By William Spain, MarketWatch
CHICAGO (MarketWatch) -- Dan Ahrens has been on a serious losing streak in Las Vegas but since he always bets on the house, he's confident that his luck will soon change.
Ahrens is manager of the Ladenburg Thalmann Gaming and Casino Fund /zigman2/quotes/206827620/realtime GACFX 0.00% , which is down more than 40% over the past 12 months as investors sell gambling stocks in the wake of an accelerating decline in visitation and gambling revenue in Sin City and elsewhere.
"The selling has been very overdone," Ahrens said. "Gaming revenues are down somewhat in Vegas but it is far from a ghost town.
"I do like the large Las Vegas operators because they are also Macau operators," he added, referring to the Chinese territory that has been growing by leaps and bounds since foreign operators were allowed in.
Among his top picks is MGM Mirage /zigman2/quotes/209932643/composite MGM +2.20% . The multinational casino giant is majority controlled by billionaire Kirk Kerkorian while the investment arm of the government of Dubai owns a significant stake -- plus a half interest in the company's colossal City Center project on the Las Vegas Strip.
The stock is a poster child for the sector's woes, falling from $100 and change in October to a low of $21.65 in mid-July. It has since rebounded a bit, closing at $27.73 on Thursday, down 47 cents, but Ahrens sees plenty more upside.
"It has been painful to own," he conceded about MGM Mirage, "but the sell-off was a huge overreaction. It is easily worth in the $40s or $50s [even in this market]."
One reason, he said, is because company executives have floated the possibility of dividing the business into separate gambling and hospitality units, which would immediately add value to the stock. And because of the ownership structure, management can move fast.
"Kerkorian and Dubai won't sit by idly while losing that much value," he predicted. "Some type of transaction between all these parties is quite probable."
Ahrens also sees potential in Scientific Games /zigman2/quotes/202731508/composite SGMS -1.11% , the New York-based lottery and pari-mutuel betting services company.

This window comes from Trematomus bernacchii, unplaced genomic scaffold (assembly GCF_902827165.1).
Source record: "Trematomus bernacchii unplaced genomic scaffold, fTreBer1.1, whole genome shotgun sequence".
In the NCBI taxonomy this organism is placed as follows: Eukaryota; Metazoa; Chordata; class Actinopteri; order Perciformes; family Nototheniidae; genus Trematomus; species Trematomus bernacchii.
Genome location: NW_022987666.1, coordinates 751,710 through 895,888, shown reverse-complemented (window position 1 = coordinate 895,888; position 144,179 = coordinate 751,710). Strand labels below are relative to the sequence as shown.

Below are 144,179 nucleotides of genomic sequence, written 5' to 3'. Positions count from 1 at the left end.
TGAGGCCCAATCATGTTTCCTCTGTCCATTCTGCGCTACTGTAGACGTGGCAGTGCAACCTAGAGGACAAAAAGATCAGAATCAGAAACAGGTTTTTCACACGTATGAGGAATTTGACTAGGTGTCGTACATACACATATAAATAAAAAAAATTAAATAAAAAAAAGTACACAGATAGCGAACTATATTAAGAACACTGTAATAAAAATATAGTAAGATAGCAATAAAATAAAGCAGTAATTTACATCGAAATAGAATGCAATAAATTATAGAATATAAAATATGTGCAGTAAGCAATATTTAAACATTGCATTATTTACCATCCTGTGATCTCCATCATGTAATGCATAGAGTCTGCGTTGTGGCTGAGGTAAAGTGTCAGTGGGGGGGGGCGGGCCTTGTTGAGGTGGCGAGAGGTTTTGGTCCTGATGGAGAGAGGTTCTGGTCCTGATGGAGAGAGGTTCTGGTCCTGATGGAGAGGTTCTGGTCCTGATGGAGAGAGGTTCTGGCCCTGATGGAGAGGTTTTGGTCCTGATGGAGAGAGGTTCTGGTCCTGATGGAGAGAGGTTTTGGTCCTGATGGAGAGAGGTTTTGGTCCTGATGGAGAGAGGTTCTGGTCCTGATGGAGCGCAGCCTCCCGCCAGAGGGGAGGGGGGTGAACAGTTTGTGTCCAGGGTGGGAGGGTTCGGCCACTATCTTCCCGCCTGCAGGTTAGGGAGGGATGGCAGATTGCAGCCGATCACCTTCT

"This is a very well-run company and the bulk of its business comes from the lottery, which is not affected by the economy or high gas prices," he said.
Further, Scientific Games has been moving into China in a big way with its wildly popular scratch ticket products, a market that Ahrens says has tremendous potential.
"The new revenue from the Chinese lottery is a very big upside and I think that stream is being conservatively valued by most analysts," he said.
Shares of Scientific Games closed out Thursday's session at $30.44, up 3 cents. In October, the stock crested at $40.70; its 52-week of nadir of $15.87 came in January.
Ahrens also likes GigaMedia /zigman2/quotes/204964238/composite GIGM +0.75% , a Hong Kong-based firm that trades on the Nasdaq.
"This company is the best of both worlds in both online gambling and online video gaming," he said, with the bulk of its revenue coming from Europe, Asia and Canada.
The shares fetch the same low multiple as many online gambling stocks, Ahrens pointed out, but that valuation is undeserved since "it has never operated in the U.S. and has no plans to" -- thus avoiding the legislative risks that torpedoed the sector following the passage of new laws Stateside and some high-profile prosecutions of operators.
The company, he added, also does "great business in non-gambling online gaming, and recently licensed EA Sports NBA game in China, where the NBA is just huge."
Shares of GigaMedia closed Thursday down 20 cents at $11.59. The stock was as high as $25.42 last November and scraped as low as $10.16 in July.